Wednesday, December 09, 2009

Outright discrimination

Campbell Live last night had a disturbing story about religious discrimination at Rangiora New Life School. One student was kicked out and several more punished for having sex or starting a family without being married.

This is clearly unlawful discrimination on the basis of marital status and family status, in violation of sections 21(1)(b) and s21(1)(l) of the Human Rights Act 1993. It may also constitute discrimination on the basis of religious belief in violation of s21(1)(c). Rangiora New Life School is a religious school, so it has an exemption for the latter - but not for the former. It can not legally exclude or punish students who have children or are in de facto relationships, any more than it can exclude or punish them for being divorced (or the children of people who are divorced). And hopefully the Human Rights Commission will be telling them that in no uncertain terms.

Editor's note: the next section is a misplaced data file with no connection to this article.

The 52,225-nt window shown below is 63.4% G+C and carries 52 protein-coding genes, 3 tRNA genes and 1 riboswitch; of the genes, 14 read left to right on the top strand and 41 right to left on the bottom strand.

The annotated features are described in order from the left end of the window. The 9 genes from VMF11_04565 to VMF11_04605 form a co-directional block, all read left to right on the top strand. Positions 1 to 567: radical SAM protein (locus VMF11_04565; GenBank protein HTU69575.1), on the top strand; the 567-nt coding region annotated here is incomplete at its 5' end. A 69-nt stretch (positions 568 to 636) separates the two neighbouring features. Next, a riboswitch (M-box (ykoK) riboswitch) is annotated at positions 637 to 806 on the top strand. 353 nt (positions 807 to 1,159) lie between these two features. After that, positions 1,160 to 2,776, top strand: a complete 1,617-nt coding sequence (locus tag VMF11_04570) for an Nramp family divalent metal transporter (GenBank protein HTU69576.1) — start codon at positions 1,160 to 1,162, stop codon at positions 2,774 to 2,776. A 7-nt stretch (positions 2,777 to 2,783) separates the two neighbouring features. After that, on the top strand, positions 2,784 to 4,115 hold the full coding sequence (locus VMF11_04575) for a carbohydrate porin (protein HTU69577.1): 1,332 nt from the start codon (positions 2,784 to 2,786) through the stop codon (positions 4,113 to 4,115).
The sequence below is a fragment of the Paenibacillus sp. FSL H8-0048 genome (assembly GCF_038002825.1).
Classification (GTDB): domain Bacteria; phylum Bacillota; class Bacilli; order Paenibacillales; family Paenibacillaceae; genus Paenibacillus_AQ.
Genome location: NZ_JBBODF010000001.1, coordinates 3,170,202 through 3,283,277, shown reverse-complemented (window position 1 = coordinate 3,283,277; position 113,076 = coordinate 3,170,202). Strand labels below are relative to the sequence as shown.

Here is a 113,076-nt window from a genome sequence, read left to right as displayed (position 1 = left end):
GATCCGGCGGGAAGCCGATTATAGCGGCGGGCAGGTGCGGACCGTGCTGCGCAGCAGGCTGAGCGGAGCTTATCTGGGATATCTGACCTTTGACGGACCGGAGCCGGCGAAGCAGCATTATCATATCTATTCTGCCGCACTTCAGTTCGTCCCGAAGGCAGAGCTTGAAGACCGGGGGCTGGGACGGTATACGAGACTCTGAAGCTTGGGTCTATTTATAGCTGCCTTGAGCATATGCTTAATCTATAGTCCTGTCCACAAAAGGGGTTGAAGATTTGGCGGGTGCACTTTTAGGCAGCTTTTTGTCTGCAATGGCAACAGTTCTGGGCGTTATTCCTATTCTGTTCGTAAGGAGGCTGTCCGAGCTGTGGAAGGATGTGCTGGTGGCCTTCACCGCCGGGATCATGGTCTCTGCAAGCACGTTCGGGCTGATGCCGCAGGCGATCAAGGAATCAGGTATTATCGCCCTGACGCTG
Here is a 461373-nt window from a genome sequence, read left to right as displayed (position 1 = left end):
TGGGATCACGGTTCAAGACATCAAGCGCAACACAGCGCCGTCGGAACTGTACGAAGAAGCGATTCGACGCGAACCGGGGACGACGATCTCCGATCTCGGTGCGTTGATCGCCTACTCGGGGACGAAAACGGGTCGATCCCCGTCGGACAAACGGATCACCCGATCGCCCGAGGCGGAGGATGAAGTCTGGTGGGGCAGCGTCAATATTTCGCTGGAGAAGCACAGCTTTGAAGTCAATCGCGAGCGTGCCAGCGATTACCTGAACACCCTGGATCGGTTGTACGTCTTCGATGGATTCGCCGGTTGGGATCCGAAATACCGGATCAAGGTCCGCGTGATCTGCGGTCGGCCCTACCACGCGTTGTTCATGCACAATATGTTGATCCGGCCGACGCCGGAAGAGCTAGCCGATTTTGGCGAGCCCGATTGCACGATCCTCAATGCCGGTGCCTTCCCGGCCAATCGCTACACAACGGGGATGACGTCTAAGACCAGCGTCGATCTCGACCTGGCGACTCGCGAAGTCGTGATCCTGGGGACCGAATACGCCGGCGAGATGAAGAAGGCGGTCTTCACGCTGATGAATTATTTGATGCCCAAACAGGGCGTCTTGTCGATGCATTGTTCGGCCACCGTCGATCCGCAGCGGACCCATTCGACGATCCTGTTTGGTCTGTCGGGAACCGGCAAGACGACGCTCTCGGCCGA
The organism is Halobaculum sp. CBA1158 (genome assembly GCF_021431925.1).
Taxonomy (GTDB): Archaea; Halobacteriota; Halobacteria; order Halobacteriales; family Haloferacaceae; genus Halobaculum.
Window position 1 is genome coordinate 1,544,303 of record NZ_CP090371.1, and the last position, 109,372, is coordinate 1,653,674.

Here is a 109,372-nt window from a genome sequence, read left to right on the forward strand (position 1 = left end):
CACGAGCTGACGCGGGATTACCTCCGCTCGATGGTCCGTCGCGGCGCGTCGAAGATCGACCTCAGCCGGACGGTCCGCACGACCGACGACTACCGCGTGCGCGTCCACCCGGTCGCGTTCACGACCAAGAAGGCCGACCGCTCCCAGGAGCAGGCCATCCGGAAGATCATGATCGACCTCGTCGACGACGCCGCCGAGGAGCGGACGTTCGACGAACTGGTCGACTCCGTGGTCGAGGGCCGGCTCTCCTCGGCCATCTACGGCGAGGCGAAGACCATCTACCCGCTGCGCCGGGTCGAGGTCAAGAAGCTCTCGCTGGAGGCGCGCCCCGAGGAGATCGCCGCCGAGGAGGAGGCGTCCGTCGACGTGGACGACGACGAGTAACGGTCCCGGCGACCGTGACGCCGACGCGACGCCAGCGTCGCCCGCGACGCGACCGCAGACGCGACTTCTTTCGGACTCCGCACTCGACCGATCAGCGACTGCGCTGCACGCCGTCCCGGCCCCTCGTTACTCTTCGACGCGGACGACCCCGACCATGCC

But there's another aspect to this: Rangiora New Life School is a state integrated school, and therefore effectively part of the state education system. The New Zealand Bill of Rights Act therefore clearly applies. By discriminating against its students and denying them any involvement in the decisions about them, the school has violated the right to be free from discrimination and the right to justice. And that is something we should not be tolerating from any part of our government. Rangiora New Life School's board must be told to obey the law, cease its discrimination, and reinstate the student it has excluded. And if they do not, they should be replaced.